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NUM-INOUS COMICS PT. 2

This essay is a very belated response to a " part 1 " published in February 2015. The gist of that essay was a response to a corre...

Monday, April 4, 2016

A QUICK AND DIRTY HISTORY OF TWO CAPED AND LIVELY GUYS

While preparing a long review of BATMAN VS, SUPERMAN for the film-blog, I found myself writing this "quick and dirty history" of how Batman and Superman were treated in some of the more significant live-action film and TV adaptations. When the review is completed, I'll link it to this essay.

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One of the things that proves interesting about the early live-action history of Superman and Batman-- that is, everything from the 1940s to the 1960s-- is the apparent symmetry.

Superman received exactly two multi-chapter serials, 1948's SUPERMAN and 1950's ATOM MAN VS. SUPERMAN. Batman also got two, BATMAN (1943) and BATMAN AND ROBIN (1949). Superman's first live-action teleseries (the radio serials being outside my consideration) appeared from 1952 to 1958. Batman's first live-action teleseries followed eight years later, from 1966 to 1968.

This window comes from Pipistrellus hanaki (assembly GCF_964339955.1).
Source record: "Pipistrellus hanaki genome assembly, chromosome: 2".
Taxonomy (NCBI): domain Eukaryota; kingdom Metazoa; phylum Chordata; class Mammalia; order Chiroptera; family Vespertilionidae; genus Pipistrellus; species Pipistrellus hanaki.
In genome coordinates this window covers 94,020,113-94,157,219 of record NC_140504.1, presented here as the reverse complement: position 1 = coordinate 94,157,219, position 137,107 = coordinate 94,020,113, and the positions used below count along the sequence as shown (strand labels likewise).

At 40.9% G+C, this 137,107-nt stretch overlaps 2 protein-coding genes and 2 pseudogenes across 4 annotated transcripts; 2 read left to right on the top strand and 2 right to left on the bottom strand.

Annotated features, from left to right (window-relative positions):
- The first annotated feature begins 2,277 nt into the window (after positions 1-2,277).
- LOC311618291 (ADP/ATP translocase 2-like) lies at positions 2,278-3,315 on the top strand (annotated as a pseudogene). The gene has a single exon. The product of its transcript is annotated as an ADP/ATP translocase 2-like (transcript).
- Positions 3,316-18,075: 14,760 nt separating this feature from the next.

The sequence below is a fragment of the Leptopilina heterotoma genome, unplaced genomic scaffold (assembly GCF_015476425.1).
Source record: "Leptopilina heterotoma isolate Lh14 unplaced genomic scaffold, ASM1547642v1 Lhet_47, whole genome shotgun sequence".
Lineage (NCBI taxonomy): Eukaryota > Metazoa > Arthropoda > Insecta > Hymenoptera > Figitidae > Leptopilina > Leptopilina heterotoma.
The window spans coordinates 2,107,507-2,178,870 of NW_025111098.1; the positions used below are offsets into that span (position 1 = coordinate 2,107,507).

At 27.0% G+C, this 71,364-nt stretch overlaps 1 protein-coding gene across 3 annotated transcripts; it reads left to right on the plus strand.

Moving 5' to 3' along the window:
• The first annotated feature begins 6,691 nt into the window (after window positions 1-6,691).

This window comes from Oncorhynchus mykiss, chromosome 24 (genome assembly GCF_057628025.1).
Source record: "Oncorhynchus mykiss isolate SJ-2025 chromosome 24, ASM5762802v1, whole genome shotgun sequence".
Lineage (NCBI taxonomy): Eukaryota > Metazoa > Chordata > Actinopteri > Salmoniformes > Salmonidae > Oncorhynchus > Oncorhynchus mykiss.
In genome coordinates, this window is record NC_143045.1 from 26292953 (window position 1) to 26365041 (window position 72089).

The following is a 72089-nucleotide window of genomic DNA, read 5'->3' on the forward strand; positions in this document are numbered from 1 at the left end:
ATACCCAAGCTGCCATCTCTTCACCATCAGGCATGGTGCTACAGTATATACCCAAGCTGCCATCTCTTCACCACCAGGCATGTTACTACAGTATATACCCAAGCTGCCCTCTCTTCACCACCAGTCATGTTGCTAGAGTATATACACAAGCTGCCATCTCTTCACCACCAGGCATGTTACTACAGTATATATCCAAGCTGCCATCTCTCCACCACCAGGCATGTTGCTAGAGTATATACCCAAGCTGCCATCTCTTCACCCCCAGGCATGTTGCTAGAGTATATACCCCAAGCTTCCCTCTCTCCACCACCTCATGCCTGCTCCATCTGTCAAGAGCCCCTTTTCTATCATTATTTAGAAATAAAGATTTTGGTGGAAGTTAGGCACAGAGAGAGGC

Yet in terms of reception, not all of them were symmetrical in terms of reception. All four serials and the 1950s Superman serials were entirely constructed as children's entertainment, in keeping with the established cultural belief that superheroes were only for kids. The 1966 Bat-series, however, was something of a game-changer, in that producer William Dozier chose a two-tiered approach (quote from this blog-source);

“After the meeting,” Dozier recalls, “I scurried around and bought maybe seven or eight different vintage copies of the Batman comic books, and felt like a fool doing it. I read them -- if that is the word -- and asked myself ‘What do I do with this?’ I thought they were crazy. I really thought they were crazy if they were going to try to put this on television. Then I had the simple idea of overdoing it, of making it so square and so serious that adults would find it amusing. I knew kids would go for the derring-do, the adventure, but the trick would be to find adults who would either watch it with their kids -- or to hell with the kids, and watch it anyway.”